Powell had been planning a family meeting to discuss whether Griffin was ready to turn pro. The day he died, hours before in fact, Powell called Griffin who didn't pick up the phone.

    Instead, the next time the family would meet was at Powell's funeral services.

    Eddie Griffin was never the same.

    Friends say Griffin might have experimented with drinking in high school, and certainly was drinking at times while in college.

    "But everything intensified when his brother died," said Houston attorney Rusty Hardin, whose firm represented Griffin in criminal matters. "He was a nice, gentle soul with an alcoholism that he could never lick. He's one of hundreds of thousands in this country with the same problem. The only difference is he struggled with his in a public was because he was an athlete and he had money."

    Twelve days after Powell passed away, Eddie Griffin told the athletic director at Seton Hall that he was leaving school to enter the NBA Draft.

    Griffin said his brother would have wanted him to finish school. He said that his mother Queen Bowen, who worked the graveyard shift at a nursing home to raise four children by herself, also wanted him to stay in college.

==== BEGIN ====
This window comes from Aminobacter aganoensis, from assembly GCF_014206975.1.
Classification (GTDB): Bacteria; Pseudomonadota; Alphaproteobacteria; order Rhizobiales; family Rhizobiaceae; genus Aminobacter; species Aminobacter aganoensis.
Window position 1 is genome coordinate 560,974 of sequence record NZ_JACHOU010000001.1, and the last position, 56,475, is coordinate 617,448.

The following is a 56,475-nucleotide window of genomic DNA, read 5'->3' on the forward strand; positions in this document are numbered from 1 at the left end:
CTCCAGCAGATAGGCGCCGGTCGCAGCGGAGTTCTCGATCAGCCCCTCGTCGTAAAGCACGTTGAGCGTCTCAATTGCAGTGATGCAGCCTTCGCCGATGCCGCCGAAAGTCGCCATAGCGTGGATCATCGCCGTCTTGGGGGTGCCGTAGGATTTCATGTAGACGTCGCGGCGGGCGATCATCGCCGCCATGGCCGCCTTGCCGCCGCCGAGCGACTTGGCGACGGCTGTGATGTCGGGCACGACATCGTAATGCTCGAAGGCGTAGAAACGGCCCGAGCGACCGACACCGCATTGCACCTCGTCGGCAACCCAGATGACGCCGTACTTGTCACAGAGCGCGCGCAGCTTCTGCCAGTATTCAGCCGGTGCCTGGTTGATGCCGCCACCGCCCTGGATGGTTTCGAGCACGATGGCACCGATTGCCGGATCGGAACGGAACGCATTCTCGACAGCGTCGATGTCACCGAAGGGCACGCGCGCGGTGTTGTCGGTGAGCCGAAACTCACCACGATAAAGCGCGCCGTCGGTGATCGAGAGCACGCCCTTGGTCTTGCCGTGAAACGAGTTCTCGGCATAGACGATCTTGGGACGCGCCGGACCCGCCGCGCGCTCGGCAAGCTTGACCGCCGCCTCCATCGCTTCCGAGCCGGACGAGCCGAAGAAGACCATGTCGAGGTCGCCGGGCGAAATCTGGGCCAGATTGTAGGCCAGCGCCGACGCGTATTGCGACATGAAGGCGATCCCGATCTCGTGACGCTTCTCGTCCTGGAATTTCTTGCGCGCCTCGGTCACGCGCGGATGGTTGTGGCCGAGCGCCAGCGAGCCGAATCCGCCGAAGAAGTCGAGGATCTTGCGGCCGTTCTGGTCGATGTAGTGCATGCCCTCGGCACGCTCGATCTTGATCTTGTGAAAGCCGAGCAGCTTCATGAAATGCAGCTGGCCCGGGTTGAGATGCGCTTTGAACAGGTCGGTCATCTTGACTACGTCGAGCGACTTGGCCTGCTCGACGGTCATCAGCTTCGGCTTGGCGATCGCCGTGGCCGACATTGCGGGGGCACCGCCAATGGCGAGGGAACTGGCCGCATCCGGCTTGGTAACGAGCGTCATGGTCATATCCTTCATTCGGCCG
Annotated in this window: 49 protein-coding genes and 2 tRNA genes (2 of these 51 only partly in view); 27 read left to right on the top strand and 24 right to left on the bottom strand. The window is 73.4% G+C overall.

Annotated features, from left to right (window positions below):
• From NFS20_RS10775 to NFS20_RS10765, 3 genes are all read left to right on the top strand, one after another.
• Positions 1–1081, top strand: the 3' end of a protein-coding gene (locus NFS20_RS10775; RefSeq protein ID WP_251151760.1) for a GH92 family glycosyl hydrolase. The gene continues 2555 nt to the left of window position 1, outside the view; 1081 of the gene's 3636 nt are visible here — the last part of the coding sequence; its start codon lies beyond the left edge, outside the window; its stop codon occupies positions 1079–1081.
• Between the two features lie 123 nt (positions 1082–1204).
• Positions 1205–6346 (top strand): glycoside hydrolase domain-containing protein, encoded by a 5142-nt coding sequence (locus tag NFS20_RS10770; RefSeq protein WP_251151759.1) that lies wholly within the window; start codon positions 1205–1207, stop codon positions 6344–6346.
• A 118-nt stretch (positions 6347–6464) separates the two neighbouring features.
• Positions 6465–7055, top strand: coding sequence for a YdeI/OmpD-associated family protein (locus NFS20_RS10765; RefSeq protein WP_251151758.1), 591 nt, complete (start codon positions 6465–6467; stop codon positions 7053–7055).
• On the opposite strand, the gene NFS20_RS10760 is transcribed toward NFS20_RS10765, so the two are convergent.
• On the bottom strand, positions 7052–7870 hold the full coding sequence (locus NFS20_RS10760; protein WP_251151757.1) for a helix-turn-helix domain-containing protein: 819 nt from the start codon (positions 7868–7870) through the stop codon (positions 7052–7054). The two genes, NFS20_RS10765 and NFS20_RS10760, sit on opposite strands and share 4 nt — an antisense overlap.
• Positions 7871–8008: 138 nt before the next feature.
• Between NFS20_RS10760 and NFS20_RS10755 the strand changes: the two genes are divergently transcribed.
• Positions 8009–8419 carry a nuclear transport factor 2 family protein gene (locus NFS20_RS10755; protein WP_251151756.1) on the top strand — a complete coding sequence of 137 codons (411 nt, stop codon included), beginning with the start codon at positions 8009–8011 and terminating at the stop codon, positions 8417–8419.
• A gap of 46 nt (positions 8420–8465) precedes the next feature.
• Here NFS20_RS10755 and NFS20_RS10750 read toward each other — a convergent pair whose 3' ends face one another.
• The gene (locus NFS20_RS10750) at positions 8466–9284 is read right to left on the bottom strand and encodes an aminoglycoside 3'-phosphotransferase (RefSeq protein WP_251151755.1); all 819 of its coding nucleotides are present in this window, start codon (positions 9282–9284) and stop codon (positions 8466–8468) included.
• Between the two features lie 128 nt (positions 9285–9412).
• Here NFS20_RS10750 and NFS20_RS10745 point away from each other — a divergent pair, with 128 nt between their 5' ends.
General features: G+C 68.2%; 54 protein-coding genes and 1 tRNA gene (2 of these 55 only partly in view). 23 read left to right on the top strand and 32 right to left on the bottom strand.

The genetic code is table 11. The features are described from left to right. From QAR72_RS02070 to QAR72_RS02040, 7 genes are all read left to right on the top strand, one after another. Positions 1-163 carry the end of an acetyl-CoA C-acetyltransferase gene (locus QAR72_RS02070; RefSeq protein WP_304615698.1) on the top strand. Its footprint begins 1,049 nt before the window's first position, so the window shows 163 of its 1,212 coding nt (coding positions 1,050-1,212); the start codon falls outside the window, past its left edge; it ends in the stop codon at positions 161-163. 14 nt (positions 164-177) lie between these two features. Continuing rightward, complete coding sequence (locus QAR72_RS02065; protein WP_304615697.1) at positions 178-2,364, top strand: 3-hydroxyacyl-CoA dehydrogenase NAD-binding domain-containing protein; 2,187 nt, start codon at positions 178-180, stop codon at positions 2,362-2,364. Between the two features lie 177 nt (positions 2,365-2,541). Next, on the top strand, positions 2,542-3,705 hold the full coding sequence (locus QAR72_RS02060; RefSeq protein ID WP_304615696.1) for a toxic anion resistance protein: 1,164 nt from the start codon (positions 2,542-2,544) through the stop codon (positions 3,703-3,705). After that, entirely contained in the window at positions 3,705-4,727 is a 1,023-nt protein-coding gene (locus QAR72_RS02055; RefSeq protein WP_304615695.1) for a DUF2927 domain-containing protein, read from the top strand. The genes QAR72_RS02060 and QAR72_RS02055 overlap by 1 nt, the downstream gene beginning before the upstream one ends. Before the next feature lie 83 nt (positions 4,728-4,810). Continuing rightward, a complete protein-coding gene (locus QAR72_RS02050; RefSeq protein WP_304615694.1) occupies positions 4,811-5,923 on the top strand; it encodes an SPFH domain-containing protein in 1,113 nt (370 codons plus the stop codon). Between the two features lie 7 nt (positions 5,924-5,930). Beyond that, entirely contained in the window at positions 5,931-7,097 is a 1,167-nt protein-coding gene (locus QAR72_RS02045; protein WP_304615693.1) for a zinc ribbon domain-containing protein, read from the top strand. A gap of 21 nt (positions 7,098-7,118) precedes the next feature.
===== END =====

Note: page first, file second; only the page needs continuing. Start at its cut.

But after reading newspaper reports that he would be a lottery pick in the NBA, Griffin thought he was ready.

    "I have to do it," he said.

    • • •

    "Eddie Griffin spends much of his time on the outside looking in."

    —Houston Chronicle, April 11, 2002.

    • • •

    The Rockets traded three first-round draft picks to acquire Griffin in 2001, less than a month after his 19th birthday.

    On that day, Rockets coach Rudy Tomjanovich said the draft was "as big as any we've had in the history of the franchise."

    A lot of pressure on a teenager, whose first year in the league would be the franchise's first without Hakeem Olajuwon.

    Griffin would later tell several people that he should have stayed in school a little longer. Whether that would have made a difference is debatable, but the inner demons began to produce outer problems.

    He missed a game in his second season, and concocted a story about a dog biting a neighbor. A traffic stop that ended up in a mar1juana possession charge in April of 2003 was his first brush with the law.

    Midway through his third season, everything unraveled.

    He want AWOL for two days, missing a flight to a game and failed to contact the team to explain why or arrange to join them at the next stop. He was given a two-game suspension, but when the team returned to Houston, he missed the next practice as well and was suspended indefinitely.

    While he was suspended, Griffin brought more legal trouble to himself when he was accused with hitting a woman and shooting at her outside his home.

    The Rockets released him.

    The stories grew odder.

    Griffin signed with the New Jersey Nets shortly after being waived by the Rockets. That stint lasted less than two months, but while there Griffin was involved in a bizarre incident in which he would not stop banging on the hotel room door of a bride and groom whose wedding he had crashed earlier.